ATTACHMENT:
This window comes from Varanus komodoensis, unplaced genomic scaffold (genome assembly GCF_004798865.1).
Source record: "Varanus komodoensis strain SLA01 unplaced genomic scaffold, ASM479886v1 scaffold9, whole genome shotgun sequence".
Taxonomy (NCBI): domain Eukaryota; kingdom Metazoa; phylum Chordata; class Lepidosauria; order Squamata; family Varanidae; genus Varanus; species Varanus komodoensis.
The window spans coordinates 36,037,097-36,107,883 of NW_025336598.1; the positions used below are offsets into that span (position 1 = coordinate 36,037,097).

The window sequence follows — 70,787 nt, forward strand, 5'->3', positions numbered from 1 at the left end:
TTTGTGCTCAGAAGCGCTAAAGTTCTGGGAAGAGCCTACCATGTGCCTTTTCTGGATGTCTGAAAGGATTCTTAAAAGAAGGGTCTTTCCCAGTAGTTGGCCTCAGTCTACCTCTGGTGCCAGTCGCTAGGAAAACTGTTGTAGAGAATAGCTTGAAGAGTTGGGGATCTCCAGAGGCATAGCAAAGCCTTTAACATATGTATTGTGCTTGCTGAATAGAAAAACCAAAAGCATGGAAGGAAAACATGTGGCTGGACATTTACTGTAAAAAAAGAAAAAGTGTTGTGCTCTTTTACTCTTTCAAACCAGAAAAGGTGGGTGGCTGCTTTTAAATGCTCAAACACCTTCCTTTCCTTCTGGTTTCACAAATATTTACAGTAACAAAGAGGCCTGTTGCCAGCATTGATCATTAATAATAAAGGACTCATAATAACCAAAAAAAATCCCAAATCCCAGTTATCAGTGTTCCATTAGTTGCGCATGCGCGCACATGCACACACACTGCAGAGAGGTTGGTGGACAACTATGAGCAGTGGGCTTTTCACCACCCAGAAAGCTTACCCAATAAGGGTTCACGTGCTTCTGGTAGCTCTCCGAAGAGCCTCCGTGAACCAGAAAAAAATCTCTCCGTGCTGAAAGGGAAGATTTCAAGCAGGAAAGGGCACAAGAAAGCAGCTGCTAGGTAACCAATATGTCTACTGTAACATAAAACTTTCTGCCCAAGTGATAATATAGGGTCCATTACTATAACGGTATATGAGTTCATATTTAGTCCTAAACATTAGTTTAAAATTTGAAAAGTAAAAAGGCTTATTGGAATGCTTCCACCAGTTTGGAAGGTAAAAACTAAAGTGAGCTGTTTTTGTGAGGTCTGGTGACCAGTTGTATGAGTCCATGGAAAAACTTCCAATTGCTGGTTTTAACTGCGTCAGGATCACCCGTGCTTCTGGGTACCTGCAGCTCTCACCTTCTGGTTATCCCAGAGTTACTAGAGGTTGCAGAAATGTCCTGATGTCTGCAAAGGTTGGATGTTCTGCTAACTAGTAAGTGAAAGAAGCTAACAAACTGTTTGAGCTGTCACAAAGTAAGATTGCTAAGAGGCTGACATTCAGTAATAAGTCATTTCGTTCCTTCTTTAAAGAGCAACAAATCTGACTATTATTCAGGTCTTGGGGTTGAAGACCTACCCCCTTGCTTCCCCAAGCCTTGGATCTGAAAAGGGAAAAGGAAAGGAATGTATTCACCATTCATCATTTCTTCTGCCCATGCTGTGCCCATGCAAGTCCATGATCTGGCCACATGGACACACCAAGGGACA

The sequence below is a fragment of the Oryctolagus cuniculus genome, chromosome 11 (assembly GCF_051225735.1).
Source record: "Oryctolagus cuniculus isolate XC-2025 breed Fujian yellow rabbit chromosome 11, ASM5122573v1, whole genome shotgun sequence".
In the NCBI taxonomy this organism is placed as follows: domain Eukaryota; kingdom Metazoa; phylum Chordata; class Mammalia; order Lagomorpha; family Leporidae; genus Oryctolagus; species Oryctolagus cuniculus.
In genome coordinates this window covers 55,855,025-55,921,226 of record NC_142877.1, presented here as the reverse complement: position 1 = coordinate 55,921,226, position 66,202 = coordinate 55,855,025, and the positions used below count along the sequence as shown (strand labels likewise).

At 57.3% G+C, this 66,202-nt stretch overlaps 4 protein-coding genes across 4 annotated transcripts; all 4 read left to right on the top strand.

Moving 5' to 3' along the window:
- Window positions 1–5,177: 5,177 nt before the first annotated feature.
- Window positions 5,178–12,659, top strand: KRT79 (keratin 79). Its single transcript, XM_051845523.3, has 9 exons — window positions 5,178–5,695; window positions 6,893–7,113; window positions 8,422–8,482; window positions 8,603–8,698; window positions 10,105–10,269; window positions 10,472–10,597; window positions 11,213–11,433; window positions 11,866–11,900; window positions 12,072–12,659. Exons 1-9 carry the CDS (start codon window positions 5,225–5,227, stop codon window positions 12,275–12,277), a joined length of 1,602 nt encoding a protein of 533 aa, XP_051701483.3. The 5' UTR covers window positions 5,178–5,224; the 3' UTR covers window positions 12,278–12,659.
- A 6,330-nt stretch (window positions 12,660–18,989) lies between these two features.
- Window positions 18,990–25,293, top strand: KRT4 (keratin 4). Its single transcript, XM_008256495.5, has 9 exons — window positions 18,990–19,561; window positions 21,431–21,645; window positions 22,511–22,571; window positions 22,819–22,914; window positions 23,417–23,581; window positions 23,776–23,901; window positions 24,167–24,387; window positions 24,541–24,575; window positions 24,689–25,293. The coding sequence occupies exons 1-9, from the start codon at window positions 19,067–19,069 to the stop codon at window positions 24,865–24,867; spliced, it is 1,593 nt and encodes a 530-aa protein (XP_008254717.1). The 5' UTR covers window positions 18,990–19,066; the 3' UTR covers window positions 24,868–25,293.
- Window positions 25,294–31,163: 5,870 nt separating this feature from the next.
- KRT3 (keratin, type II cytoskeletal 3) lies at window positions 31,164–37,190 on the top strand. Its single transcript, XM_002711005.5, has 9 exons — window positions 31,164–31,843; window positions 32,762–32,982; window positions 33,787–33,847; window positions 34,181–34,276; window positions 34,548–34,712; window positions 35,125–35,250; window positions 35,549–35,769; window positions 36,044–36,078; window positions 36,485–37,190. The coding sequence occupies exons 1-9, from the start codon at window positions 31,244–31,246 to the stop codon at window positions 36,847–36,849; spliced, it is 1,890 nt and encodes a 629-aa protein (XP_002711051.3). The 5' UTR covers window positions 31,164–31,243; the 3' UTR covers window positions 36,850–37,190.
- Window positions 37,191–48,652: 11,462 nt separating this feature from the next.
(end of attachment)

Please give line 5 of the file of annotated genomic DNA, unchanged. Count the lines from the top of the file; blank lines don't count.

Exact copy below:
The window sequence follows — 70,787 nt, forward strand, 5'->3', positions numbered from 1 at the left end: